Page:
Physical Activity

Physical Activity

Physical activity is important for everyone. It produces positive physical, psychological, and social benefits. Physical activity is any activity that causes your body to work harder than normal. That means more than daily routine activities such as sitting, standing, and walking up stairs. And, of course, physical activity includes exercise.

Regular physical activity helps:

  • Control weight
  • Build healthy bones, muscles, and joints
  • Reduce blood pressure
  • Raise high-density lipoprotein (called good cholesterol)
  • Reduce the risk of diabetes, heart disease, stroke, and some types of cancer
  • Improves psychological well-being, including self-confidence and self-esteem; decreases feelings of depression and anxiety

Studies have found that increased physical activity is associated with an increased life expectancy and decreased risk of several chronic diseases.

Remember, inactive children are likely to grow into inactive adults.

Can Physical Activity/Exercise Help People With Bleeding Disorders?

Yes! Physical activity and exercise are important for people with bleeding disorders, too. They help develop strong muscles and bones, which can help stabilize joints and prevent injury and bleeds. Allowing your child to participate in age-appropriate play activities will help prepare him or her to join peers in recreational and organized sports. It will also build self-esteem by helping your child develop the same skills as his or her friends and classmates.

Sports and games are an important part of childhood. The physical, social, and emotional benefits your child will gain should outweigh most of the concerns about his or her participation.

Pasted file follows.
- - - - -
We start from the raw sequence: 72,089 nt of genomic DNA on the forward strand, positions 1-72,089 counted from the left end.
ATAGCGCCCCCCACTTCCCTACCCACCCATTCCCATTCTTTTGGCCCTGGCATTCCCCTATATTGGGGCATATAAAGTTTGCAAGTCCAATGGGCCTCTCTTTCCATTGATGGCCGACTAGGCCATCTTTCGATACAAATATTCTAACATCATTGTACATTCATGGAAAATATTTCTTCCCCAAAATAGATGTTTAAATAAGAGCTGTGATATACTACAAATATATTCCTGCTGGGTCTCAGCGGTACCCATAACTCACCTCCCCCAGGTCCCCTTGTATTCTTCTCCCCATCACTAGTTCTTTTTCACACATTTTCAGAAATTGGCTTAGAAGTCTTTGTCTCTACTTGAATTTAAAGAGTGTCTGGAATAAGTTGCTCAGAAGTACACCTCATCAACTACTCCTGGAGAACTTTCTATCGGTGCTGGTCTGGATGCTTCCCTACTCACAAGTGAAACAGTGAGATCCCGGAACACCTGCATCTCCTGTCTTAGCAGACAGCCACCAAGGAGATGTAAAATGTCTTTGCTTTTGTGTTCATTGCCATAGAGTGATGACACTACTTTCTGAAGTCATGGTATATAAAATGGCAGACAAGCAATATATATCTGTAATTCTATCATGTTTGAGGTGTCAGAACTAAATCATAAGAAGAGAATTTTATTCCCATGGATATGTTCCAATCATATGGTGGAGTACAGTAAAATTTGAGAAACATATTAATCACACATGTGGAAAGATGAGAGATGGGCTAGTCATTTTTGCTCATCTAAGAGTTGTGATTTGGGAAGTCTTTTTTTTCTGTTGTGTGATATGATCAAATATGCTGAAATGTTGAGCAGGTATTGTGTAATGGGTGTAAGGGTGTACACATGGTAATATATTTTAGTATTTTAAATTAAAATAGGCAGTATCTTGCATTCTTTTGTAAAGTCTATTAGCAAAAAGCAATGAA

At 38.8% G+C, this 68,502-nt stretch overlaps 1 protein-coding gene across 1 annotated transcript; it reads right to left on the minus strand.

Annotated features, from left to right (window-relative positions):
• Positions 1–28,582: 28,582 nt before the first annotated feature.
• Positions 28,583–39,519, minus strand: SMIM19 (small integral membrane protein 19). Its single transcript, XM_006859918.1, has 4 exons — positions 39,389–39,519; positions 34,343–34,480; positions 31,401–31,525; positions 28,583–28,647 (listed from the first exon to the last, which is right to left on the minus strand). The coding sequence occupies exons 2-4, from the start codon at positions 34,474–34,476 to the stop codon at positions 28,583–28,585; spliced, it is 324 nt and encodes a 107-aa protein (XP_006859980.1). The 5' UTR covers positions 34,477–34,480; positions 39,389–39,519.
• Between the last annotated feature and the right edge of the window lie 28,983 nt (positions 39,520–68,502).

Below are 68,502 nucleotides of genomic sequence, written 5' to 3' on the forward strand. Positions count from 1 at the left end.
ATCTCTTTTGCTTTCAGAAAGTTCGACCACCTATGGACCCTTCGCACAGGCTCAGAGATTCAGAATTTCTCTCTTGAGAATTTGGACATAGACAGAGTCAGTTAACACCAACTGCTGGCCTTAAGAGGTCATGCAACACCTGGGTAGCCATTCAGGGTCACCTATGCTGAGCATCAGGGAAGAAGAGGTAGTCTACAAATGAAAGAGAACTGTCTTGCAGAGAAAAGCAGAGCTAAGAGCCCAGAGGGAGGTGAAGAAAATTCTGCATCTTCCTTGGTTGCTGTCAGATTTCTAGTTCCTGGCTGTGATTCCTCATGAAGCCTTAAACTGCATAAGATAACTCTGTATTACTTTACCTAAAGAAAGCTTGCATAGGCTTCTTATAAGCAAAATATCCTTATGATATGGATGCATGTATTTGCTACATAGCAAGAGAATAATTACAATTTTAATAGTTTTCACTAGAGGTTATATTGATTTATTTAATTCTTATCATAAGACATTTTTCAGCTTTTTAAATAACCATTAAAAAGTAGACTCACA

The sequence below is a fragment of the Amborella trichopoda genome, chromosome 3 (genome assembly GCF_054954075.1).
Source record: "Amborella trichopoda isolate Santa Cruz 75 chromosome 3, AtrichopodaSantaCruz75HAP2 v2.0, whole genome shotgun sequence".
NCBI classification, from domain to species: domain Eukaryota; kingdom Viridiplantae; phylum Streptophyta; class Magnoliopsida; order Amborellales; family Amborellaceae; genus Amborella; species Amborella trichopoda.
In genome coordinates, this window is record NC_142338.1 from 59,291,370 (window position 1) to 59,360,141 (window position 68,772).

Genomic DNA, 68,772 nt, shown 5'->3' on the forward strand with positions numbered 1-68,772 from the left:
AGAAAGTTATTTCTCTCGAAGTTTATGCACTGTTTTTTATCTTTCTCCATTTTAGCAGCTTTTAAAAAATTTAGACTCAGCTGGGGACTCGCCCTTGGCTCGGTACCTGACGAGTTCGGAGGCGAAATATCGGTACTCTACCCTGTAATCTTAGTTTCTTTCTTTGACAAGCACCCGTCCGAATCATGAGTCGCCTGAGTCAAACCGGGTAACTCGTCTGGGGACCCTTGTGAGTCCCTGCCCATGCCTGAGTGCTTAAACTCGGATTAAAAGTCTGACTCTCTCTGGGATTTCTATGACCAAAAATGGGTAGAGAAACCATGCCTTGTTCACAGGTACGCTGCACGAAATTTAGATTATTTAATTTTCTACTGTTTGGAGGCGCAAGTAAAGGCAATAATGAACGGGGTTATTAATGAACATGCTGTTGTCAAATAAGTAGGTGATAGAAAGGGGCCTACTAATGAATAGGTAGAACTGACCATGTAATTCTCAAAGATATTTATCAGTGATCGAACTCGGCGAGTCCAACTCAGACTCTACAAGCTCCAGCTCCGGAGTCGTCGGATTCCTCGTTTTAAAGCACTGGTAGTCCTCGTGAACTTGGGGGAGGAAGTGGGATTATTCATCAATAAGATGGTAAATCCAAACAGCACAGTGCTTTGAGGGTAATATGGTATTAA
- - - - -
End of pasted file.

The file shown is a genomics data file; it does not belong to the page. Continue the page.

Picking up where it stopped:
Age-Appropriate Play Activities

Work with your hemophilia health care provider to find age-appropriate physical activities and sports that are fun and safe for your child.

Increasing physical activity also means reducing screentime (for example, watching television, playing computer or video games, or talking or texting on the phone).

HERE ARE SOME tips FOR CHILDREN OF DIFFERENT AGES

Infants

Infants

  • Encourage your baby to move around–or roll, crawl, and stand
  • Learning to stand and walk involves many falls; for a child with a bleeding disorder, these milestones also mean more bruises
    • Remember, superficial bruises are common
    • Although you may feel anxious, bruises are usually not of concern unless they are painful and limit your child’s ability to move; this can be a sign of a more serious joint or muscle bleed

Balance your baby’s exploration with safety!

Toddlers

Toddlers

  • Encourage your toddler to be active
  • Use cushioned protective corners on tables; consider placing gates at the top and bottom of staircases and carpeting on floors
  • Supervise play time
  • Have your child wear appropriate safety equipment (for example helmets, elbow pads, and knee pads)

Help your child learn to play safely and well with others.

Preschoolers

Preschoolers

  • Teach preschoolers to safely develop new motor skills (for example, catching, throwing, skipping, hopping)
    • Remember, they will likely experience falls, bumps,
      and bruises
  • Supervise playtime to prevent serious injury
  • Make sure your child uses safety equipment

Preschoolers are developing the skills to tell you when they are having a bleed.

School-Aged Children

School-Aged Children

School physical education programs offer the best opportunity to provide physical activity to all children and to teach them the skills and knowledge needed to establish and sustain an active lifestyle.

  • Have your child participate in physical education classes at school, even if some restrictions or modifications are necessary
    • Federal law requires all children in public schools to have the opportunity to participate in physical education. Most schools will accept a letter from a Hemophilia Treatment Center (HTC) stating that the child can participate in particular activities
  • Evaluate the bleeding risk for any activity
    • Run any new physical activity, sport, or exercise by the HTC team before starting
    • Rethink participation in any activity that causes repeated bleeds

Health care providers report fewer bleeding episodes among children who are regularly active than among children who are not.